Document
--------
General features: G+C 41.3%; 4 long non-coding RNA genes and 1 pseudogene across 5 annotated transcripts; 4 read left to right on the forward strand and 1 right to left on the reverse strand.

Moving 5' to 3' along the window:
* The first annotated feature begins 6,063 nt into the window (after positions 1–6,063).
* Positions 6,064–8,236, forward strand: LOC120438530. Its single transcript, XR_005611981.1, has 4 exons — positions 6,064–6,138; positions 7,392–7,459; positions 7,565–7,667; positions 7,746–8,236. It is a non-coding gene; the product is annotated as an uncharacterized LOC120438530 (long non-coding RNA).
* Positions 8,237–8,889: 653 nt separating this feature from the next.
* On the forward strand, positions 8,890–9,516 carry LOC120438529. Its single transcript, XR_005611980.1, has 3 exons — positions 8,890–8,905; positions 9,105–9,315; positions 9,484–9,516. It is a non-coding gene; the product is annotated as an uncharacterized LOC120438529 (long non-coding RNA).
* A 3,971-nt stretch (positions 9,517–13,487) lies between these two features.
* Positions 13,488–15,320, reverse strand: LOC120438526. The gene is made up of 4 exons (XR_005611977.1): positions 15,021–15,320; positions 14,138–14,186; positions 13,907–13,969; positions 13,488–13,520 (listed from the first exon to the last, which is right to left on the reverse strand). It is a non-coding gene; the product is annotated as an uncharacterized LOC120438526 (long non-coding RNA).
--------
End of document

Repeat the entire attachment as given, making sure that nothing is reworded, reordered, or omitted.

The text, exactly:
General features: G+C 41.3%; 4 long non-coding RNA genes and 1 pseudogene across 5 annotated transcripts; 4 read left to right on the forward strand and 1 right to left on the reverse strand.

Moving 5' to 3' along the window:
* The first annotated feature begins 6,063 nt into the window (after positions 1–6,063).
* Positions 6,064–8,236, forward strand: LOC120438530. Its single transcript, XR_005611981.1, has 4 exons — positions 6,064–6,138; positions 7,392–7,459; positions 7,565–7,667; positions 7,746–8,236. It is a non-coding gene; the product is annotated as an uncharacterized LOC120438530 (long non-coding RNA).
* Positions 8,237–8,889: 653 nt separating this feature from the next.
* On the forward strand, positions 8,890–9,516 carry LOC120438529. Its single transcript, XR_005611980.1, has 3 exons — positions 8,890–8,905; positions 9,105–9,315; positions 9,484–9,516. It is a non-coding gene; the product is annotated as an uncharacterized LOC120438529 (long non-coding RNA).
* A 3,971-nt stretch (positions 9,517–13,487) lies between these two features.
* Positions 13,488–15,320, reverse strand: LOC120438526. The gene is made up of 4 exons (XR_005611977.1): positions 15,021–15,320; positions 14,138–14,186; positions 13,907–13,969; positions 13,488–13,520 (listed from the first exon to the last, which is right to left on the reverse strand). It is a non-coding gene; the product is annotated as an uncharacterized LOC120438526 (long non-coding RNA).